By Chuck Burton
College Sports Journal
PHILADELPHIA, PA. — I’ve been writing about FCS football in one way or another for more than ten years, and one of the subjects that comes up for discussion about once a year in the offseason is the decision of the Ivy League not to participate in the FCS playoffs.
This year, the latest article talking about the ban came from the latest issue of the Harvard Crimson, titled “Ivy League Remains Absent from Expanding FCS Playoff”.
Since the Ivy League chose to reclassify to I-AA back in the early 1980s, the Ancient Eight has chosen, for “traditional reasons”, to decline participation in the FCS playoffs.
But let’s call the ban what it really is – discrimination.
From The Crimson:
Though winners of 11 conferences, including the Patriot League, earn automatic bids to the field, the Ivy League continues to decline a bid.
That means that no matter how well an Ancient Eight team plays during the regular season, its year will come to an end a month before that of its elite peers.
The conference is one of just two FCS leagues to opt out of the playoff—the other being the Southwestern Athletic Conference, which instead splits its members into divisions and plays a conference championship game of its own.
As an explanation for this ban on postseason play, Ivy conference administrators cite concerns about both tradition and academics, noting that the playoff—which begins the weekend after Thanksgiving—could interfere with reading period and finals.
Denied the opportunity to test themselves against the nation’s best FCS squads, teams like the 2004 Crimson—which finished the regular season as the nation’s only undefeated FCS team and was ranked No. 13 in the country at year’s end—must be content with only winning an Ivy League championship.
In five compact sentences, the Crimson sums up the situation, and the ridiculousness, of the Ivy League’s self-imposed postseason ban.
The Ivy League could choose to participate in the FCS playoffs if they so desired, but do not, citing some “concerns” about academics and “tradition”.
What it should really be called is discrimination.
“Discrimination is the prejudicial and/or distinguishing treatment of an individual based on their actual or perceived membership in a certain group or category, in a way that is worse than the way people are usually treated,” reads the Cambridge Dictionaries Online definition.
It’s easy to prove that the powers that run the Ivy League treat football differently than their other sports in a way that is worse than the way their other sports are treated.
Does the Ivy League prevent any other of their NCAA-sanctioned sports from playing in the highest level of NCAA-sponsored championships? No; only football faces discrimination in this area.
Is the Ivy League’s stated concern about academics valid when it comes to football? Perhaps; but similar concerns that could be raised for other sports are conveniently ignored.
And does “tradition”, represented by the 1945 Ivy agreement itself, say that Ivy League football teams should not play in the postseason? A fresh reading of the Ivy agreement itself shows the answer to that is a resounding “no”.
Looking Again at the Original Ivy League Agreement
In 1945, eight Northeastern-based elite institutions of higher learning entered into a signed “football agreement” which was the basis of the founding principles of the Ivy League.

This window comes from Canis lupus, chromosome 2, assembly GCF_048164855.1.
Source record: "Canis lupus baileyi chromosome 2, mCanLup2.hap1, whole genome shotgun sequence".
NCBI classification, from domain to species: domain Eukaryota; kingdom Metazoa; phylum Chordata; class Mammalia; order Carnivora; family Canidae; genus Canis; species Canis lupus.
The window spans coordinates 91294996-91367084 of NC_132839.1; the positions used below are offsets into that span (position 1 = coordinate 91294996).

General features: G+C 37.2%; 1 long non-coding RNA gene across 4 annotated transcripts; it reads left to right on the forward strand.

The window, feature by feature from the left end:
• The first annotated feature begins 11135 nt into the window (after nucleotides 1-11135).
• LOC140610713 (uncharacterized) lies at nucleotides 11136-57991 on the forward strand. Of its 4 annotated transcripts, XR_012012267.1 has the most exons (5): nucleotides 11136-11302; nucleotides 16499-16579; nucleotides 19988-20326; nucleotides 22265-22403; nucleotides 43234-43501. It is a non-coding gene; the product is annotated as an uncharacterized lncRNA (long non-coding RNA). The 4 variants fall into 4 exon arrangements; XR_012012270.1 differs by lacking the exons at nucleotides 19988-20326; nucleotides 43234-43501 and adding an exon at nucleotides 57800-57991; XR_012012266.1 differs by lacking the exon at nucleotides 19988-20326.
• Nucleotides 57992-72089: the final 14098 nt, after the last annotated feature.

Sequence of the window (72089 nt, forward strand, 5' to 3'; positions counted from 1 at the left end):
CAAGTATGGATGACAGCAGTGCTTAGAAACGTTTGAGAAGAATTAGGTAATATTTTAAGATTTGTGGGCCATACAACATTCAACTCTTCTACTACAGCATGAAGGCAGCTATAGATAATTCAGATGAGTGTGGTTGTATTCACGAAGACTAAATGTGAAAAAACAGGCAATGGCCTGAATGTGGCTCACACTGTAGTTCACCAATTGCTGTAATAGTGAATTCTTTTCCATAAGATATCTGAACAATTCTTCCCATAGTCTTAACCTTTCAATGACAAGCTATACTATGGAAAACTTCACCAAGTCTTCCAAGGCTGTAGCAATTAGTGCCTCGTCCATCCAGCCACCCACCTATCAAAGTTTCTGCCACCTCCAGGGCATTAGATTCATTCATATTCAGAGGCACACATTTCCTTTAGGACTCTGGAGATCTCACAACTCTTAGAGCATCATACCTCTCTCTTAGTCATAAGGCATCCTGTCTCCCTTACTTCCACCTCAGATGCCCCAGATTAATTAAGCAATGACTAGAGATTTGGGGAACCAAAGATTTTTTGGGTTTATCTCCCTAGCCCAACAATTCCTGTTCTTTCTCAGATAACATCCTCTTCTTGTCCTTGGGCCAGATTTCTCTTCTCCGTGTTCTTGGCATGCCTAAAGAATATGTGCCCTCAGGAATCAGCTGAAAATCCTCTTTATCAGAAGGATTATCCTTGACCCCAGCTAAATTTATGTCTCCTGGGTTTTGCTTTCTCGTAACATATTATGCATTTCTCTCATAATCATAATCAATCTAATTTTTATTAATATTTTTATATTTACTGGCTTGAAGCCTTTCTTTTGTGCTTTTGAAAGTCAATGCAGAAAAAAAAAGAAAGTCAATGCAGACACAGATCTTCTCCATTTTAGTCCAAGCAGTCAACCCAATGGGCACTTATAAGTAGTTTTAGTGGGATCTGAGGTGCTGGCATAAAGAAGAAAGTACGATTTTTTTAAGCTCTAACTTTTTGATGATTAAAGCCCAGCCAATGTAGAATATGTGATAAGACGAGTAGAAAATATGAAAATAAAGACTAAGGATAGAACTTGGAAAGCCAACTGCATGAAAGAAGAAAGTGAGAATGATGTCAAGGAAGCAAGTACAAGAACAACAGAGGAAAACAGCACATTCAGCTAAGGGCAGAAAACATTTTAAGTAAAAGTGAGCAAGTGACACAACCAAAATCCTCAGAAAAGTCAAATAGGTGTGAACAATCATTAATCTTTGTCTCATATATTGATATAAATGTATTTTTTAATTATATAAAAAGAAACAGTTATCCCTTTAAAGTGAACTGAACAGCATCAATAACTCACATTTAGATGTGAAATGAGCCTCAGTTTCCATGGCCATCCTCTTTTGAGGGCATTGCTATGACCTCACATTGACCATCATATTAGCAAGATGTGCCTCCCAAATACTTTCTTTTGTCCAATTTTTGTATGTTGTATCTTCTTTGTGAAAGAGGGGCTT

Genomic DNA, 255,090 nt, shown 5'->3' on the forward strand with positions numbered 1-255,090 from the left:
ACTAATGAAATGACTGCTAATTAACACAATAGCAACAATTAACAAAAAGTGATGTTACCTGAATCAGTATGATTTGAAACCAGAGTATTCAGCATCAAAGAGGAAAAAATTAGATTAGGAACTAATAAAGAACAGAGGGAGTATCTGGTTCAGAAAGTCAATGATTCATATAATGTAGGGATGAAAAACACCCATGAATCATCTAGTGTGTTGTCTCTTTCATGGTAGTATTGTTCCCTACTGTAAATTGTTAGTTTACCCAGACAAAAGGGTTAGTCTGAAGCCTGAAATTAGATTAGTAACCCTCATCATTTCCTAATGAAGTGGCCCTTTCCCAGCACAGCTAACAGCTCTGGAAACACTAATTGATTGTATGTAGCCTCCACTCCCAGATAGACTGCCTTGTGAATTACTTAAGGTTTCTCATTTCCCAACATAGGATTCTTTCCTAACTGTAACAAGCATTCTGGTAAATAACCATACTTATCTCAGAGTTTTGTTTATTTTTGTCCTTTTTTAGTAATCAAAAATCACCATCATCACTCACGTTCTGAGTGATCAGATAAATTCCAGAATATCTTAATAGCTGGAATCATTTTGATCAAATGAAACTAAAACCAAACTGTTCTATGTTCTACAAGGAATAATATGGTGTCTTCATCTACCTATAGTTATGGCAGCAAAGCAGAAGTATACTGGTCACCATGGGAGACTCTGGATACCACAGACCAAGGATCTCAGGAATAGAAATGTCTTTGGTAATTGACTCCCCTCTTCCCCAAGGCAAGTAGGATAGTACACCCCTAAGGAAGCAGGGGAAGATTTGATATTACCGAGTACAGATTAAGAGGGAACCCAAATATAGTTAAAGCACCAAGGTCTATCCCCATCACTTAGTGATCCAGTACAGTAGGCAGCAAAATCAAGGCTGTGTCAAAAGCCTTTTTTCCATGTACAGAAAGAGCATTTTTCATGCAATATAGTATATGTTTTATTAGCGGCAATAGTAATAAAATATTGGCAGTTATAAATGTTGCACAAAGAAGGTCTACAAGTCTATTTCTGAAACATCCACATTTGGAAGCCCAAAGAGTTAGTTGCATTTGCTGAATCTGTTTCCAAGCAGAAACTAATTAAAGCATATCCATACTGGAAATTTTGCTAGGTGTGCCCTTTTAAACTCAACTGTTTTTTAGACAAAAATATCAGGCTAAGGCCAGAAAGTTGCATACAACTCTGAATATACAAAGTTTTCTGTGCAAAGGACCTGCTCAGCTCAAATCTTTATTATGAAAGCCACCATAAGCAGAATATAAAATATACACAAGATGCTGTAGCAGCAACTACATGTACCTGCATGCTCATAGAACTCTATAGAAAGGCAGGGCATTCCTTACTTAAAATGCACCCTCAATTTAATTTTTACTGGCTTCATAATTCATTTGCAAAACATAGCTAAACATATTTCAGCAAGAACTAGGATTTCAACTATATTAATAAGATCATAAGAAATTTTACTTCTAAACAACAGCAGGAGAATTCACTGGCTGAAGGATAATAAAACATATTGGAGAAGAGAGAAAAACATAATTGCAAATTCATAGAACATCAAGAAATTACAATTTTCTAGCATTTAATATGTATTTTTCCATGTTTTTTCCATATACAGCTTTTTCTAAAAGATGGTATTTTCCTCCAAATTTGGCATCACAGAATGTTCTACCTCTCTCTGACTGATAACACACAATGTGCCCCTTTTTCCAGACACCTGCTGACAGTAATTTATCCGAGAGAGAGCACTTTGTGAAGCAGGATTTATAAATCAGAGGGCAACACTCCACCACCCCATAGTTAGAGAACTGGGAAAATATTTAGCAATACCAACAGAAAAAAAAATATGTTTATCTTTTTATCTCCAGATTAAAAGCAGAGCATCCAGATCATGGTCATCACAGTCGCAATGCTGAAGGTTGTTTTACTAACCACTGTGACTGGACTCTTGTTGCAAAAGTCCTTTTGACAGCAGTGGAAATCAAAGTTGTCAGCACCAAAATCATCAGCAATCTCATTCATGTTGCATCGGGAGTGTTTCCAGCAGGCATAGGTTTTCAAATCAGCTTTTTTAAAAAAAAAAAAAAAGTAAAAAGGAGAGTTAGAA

It was a landmark document, purposefully separating the “Ancient Eight” from a college football landscape that was concerning the presidents of the eight schools at the time.
Later it would expand competition to all collegiate sports, but the original agreement – available in PDF form by the University of Pennsylvania – originally applied only to football.
For many, many years, it was stated, without much opposition, that the words in the original Ivy Agreement stated that the original Presidents did not want Ivy League athletics to participate in any sort of postseason.
Reading the actual document, however, shows something different.
The members of the Group shall not engage in post-season games or any other contests designed to settle sectional or other championships. (NOTE: National Collegiate Athletic Association, Eastern College Athletic Conference, A.A.U., competitions and international competitions such as the games, meets and matches with Oxford and Cambridge Universities shall not be considered as post-season games or contests within the meaning of the above rule.)
In other words, there are no postseason games allowed – unless, of course, they would affect men’s basketball (AAU games), wrestling and hockey (ECAC), rowing (lucrative Oxford/Cambridge competitions) or.. anything else (NCAA Championships).
Think about this a second.
The Ivy League presidents purposefully wished to define postseason games as “sectional or other championships”, which can only mean one thing – football bowls, and nothing else.
After all, when you take away AAU games, NCAA championships, international rowing meets and ECAC wrestling meets and hockey games, what is left?
At that time, many bowl games at the time took place in the segregated Jim Crow south, where African-Americans couldn’t stay with white teammates and couldn’t eat in the same venues in many cases. So there were very good moral and ethical reasons for banning postseason bowls in that era, and it could be considered actually something worth commending that the Ivy League didn’t succumb to segregationist money.